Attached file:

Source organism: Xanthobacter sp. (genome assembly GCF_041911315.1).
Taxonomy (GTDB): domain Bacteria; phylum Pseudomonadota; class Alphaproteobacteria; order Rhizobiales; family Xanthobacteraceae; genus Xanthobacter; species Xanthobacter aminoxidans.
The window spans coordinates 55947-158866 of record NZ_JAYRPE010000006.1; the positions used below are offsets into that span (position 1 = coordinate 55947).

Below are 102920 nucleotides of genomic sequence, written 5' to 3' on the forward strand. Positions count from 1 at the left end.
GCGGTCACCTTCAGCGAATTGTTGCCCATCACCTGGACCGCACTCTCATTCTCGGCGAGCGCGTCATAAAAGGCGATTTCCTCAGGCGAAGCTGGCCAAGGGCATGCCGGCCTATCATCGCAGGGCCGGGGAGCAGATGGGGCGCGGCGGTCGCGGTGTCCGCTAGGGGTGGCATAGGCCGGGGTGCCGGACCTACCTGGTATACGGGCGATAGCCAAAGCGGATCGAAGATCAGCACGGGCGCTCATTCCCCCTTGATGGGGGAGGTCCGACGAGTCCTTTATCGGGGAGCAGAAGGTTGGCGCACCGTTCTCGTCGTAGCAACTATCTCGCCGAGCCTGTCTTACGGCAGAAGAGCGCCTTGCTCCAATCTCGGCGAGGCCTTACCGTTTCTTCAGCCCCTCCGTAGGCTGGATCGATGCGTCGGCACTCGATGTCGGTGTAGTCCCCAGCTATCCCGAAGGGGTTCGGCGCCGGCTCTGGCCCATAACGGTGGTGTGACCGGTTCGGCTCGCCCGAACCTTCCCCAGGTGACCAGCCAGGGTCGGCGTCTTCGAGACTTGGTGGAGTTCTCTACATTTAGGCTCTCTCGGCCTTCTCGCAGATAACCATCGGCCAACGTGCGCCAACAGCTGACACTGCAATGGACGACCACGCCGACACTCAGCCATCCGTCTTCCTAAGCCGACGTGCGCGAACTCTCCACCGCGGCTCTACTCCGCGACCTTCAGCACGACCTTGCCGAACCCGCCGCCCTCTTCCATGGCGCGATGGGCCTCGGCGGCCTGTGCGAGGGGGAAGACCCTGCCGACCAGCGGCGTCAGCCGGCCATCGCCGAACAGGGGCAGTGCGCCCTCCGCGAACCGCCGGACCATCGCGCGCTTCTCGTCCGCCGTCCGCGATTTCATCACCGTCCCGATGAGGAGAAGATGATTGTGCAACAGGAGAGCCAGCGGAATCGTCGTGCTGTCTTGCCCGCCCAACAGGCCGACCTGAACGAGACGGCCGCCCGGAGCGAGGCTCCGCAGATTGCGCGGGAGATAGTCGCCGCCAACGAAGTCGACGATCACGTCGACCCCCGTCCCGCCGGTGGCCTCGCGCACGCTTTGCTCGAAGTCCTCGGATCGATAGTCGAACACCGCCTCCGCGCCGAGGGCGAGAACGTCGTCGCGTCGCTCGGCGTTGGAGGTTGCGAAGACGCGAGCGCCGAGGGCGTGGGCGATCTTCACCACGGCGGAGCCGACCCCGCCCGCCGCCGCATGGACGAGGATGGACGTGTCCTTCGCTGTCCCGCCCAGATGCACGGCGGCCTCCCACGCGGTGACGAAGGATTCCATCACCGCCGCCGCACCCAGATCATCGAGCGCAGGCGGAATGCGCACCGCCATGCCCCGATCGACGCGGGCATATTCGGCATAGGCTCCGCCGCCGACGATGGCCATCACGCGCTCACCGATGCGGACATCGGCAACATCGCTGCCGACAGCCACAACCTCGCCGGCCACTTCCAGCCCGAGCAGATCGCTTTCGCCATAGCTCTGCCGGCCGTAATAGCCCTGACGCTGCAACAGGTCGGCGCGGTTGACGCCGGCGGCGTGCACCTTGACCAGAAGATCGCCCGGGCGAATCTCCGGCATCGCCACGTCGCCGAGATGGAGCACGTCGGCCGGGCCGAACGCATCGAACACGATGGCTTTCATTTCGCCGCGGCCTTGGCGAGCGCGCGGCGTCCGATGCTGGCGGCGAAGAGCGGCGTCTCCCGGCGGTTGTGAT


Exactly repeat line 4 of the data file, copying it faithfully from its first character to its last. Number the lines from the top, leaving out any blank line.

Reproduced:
Below are 102920 nucleotides of genomic sequence, written 5' to 3' on the forward strand. Positions count from 1 at the left end.